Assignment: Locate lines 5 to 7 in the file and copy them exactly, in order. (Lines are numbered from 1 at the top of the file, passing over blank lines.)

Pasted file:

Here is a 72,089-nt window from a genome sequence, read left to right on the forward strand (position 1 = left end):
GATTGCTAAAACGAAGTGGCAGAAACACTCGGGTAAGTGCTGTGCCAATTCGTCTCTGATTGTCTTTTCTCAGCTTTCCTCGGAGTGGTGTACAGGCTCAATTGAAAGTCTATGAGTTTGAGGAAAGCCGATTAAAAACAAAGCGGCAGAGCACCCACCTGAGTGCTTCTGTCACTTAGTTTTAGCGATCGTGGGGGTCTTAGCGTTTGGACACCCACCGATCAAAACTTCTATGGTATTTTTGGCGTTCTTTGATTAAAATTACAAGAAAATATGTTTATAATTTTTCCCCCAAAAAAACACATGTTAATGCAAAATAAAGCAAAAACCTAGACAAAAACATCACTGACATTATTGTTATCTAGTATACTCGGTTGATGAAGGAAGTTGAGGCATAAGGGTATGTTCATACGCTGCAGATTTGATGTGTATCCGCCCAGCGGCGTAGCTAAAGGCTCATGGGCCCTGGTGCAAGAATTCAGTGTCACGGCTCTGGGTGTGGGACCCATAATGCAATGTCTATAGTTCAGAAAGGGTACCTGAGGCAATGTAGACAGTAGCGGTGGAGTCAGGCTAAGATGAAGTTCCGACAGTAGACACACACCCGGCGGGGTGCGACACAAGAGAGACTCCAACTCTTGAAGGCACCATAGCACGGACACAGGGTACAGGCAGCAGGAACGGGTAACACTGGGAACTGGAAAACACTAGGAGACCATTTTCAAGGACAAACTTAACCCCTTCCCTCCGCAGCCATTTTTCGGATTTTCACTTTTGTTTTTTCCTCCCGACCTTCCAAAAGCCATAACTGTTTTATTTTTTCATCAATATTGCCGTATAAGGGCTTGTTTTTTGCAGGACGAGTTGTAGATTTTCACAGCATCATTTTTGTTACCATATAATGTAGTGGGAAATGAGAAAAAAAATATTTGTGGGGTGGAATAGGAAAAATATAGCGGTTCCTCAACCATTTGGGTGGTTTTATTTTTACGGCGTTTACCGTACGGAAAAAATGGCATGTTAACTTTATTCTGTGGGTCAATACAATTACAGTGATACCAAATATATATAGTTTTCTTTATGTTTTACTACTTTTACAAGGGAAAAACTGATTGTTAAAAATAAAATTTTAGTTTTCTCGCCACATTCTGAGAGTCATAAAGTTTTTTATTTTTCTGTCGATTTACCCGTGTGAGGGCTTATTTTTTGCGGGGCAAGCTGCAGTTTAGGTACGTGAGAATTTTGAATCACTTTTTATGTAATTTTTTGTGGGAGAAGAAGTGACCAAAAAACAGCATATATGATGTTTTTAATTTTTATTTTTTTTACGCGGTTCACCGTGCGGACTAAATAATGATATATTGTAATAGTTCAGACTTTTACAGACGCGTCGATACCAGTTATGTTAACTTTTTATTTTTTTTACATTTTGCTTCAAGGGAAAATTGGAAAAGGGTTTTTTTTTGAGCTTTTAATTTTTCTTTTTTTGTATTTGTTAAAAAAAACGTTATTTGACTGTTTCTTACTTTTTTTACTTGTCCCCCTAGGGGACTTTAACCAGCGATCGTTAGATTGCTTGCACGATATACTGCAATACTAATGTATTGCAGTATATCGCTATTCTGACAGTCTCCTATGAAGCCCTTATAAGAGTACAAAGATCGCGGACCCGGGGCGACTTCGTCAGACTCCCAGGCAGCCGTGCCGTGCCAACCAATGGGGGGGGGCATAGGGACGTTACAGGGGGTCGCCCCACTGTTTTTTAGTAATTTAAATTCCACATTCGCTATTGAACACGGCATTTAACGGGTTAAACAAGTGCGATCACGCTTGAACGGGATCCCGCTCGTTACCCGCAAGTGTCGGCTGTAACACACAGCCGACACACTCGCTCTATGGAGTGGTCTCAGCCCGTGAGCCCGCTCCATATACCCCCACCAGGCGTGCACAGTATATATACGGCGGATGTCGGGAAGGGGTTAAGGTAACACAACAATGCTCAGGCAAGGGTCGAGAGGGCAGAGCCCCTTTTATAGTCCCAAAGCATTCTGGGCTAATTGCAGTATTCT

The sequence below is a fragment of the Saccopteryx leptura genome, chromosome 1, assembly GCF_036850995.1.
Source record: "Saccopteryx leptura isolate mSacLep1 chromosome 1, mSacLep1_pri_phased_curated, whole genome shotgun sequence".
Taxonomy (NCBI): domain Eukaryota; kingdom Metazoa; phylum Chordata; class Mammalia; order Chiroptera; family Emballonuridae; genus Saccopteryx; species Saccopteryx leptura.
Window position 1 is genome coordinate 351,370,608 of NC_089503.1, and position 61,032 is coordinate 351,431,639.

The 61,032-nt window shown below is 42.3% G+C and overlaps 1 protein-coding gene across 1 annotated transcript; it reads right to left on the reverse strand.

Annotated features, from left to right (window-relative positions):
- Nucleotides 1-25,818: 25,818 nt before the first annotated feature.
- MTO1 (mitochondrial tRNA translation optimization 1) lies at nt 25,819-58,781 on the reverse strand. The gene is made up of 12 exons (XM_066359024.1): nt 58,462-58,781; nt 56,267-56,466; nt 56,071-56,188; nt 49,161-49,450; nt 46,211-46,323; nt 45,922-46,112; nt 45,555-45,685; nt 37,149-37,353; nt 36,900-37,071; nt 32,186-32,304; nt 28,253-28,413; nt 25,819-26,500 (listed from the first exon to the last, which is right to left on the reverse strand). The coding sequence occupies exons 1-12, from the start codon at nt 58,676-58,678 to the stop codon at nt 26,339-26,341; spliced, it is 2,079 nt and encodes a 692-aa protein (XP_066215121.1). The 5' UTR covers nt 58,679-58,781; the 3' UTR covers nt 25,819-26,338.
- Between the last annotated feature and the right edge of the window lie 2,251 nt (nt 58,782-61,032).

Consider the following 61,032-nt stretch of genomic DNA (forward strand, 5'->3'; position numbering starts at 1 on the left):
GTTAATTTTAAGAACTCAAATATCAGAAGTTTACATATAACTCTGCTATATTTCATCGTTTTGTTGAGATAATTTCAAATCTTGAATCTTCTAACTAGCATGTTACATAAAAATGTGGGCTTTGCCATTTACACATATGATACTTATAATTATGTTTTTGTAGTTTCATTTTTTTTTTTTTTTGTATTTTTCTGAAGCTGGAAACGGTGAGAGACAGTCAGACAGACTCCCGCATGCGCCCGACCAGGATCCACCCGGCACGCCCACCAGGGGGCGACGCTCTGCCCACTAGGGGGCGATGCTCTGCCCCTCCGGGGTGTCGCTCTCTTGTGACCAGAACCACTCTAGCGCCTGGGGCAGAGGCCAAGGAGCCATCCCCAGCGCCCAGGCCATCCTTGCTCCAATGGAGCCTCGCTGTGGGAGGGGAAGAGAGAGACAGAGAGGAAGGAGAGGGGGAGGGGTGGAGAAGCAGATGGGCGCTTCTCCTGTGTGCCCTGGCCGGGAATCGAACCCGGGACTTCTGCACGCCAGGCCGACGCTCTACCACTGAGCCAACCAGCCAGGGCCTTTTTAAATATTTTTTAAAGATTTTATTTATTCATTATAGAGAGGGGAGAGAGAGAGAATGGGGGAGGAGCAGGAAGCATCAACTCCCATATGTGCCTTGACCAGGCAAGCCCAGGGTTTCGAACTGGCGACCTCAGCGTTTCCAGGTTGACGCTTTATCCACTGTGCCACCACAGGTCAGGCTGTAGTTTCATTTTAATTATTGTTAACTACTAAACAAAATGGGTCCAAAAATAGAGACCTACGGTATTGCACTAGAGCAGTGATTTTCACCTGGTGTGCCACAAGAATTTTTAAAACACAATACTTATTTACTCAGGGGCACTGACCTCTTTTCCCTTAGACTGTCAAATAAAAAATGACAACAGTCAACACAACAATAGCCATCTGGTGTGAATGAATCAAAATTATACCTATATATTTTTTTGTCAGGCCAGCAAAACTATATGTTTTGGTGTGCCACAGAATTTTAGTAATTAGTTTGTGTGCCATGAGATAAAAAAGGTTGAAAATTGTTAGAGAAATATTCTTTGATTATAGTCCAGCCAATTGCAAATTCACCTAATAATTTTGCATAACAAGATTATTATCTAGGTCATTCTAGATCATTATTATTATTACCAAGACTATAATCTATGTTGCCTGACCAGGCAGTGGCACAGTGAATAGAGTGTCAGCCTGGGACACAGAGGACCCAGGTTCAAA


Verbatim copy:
Taxonomy (NCBI): domain Eukaryota; kingdom Metazoa; phylum Chordata; class Mammalia; order Chiroptera; family Emballonuridae; genus Saccopteryx; species Saccopteryx leptura.
Window position 1 is genome coordinate 351,370,608 of NC_089503.1, and position 61,032 is coordinate 351,431,639.

The 61,032-nt window shown below is 42.3% G+C and overlaps 1 protein-coding gene across 1 annotated transcript; it reads right to left on the reverse strand.